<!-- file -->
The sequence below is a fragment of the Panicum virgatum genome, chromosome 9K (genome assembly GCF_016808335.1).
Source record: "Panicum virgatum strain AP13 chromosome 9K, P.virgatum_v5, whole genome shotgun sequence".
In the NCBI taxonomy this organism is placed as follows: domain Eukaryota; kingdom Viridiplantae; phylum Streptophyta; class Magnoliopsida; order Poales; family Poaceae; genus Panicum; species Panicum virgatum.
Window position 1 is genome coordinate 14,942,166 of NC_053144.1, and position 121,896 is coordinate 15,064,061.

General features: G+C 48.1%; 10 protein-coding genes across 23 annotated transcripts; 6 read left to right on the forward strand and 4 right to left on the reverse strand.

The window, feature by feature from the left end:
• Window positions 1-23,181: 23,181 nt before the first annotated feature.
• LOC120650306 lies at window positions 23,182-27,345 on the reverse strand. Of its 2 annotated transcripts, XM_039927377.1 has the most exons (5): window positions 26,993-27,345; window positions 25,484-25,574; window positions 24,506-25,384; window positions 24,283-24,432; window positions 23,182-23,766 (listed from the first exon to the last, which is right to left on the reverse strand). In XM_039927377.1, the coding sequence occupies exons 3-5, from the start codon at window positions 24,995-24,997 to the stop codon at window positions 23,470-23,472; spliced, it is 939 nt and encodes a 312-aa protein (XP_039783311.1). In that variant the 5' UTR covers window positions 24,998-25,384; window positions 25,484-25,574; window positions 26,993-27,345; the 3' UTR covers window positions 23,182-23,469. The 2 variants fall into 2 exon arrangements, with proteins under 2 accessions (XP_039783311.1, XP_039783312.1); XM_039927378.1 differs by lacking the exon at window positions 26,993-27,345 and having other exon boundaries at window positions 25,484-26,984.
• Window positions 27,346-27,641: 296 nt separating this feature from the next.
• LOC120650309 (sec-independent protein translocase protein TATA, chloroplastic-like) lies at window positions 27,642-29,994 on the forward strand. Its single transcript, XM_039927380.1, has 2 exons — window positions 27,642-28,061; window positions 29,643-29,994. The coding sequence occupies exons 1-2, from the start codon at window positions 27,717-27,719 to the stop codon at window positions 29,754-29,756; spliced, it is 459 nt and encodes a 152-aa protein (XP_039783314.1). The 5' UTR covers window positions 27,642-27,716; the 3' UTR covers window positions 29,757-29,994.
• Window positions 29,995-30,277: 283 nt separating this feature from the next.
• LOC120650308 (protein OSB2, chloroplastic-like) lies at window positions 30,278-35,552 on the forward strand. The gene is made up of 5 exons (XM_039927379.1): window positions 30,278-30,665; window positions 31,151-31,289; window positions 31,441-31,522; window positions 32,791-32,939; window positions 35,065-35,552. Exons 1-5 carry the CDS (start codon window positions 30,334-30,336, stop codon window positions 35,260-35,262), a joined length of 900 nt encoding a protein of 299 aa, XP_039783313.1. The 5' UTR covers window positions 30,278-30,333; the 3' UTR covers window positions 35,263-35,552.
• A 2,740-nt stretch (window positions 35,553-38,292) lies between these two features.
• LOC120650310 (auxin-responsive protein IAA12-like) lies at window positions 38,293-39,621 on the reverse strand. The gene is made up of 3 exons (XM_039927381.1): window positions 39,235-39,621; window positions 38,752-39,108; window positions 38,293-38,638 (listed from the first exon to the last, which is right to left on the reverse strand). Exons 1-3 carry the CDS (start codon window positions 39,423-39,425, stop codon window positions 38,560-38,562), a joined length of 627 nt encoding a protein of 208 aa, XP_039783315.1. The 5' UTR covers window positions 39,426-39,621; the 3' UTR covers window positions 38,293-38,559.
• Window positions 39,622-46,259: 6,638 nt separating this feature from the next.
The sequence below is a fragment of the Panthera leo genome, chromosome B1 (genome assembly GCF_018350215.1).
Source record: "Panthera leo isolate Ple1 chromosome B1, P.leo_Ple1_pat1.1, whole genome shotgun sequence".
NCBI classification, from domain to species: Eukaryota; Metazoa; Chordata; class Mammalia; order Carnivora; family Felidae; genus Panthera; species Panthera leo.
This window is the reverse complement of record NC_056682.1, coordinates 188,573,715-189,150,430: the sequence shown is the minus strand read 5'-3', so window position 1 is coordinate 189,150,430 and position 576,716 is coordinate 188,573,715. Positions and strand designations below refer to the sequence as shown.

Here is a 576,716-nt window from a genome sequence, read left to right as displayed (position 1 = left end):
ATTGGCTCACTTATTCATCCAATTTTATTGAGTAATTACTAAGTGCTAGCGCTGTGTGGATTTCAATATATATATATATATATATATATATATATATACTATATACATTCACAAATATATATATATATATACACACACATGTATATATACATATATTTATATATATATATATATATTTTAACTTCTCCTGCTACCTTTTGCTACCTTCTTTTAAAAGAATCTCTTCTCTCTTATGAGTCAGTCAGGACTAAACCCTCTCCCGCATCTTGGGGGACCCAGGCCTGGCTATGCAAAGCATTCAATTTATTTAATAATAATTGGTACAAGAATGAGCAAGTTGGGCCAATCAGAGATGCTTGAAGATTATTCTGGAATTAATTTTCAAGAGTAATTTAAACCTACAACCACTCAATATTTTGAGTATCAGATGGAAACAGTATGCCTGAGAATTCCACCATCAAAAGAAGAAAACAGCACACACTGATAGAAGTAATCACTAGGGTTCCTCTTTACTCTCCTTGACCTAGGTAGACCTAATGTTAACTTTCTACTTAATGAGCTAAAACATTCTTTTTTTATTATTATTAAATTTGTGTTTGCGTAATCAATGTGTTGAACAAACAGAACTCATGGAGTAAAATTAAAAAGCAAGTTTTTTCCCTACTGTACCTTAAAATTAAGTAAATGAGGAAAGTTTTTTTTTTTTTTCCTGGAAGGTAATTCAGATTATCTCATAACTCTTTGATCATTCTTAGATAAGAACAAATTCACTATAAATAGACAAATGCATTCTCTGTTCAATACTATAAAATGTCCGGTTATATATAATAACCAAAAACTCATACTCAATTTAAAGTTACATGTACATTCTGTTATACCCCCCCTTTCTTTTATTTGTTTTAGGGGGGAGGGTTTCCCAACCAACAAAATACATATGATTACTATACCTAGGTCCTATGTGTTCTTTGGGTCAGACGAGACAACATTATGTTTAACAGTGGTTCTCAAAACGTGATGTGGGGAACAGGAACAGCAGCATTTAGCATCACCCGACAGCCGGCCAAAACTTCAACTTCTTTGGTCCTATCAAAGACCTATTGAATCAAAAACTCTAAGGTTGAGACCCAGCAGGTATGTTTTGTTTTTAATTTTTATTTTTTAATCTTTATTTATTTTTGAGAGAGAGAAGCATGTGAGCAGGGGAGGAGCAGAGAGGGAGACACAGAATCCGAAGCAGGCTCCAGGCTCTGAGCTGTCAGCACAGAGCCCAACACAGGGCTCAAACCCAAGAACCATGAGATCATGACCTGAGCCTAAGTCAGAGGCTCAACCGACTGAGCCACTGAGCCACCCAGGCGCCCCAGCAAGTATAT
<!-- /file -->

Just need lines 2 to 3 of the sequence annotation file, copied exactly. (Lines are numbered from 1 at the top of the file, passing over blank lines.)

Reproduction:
Source record: "Panicum virgatum strain AP13 chromosome 9K, P.virgatum_v5, whole genome shotgun sequence".
In the NCBI taxonomy this organism is placed as follows: domain Eukaryota; kingdom Viridiplantae; phylum Streptophyta; class Magnoliopsida; order Poales; family Poaceae; genus Panicum; species Panicum virgatum.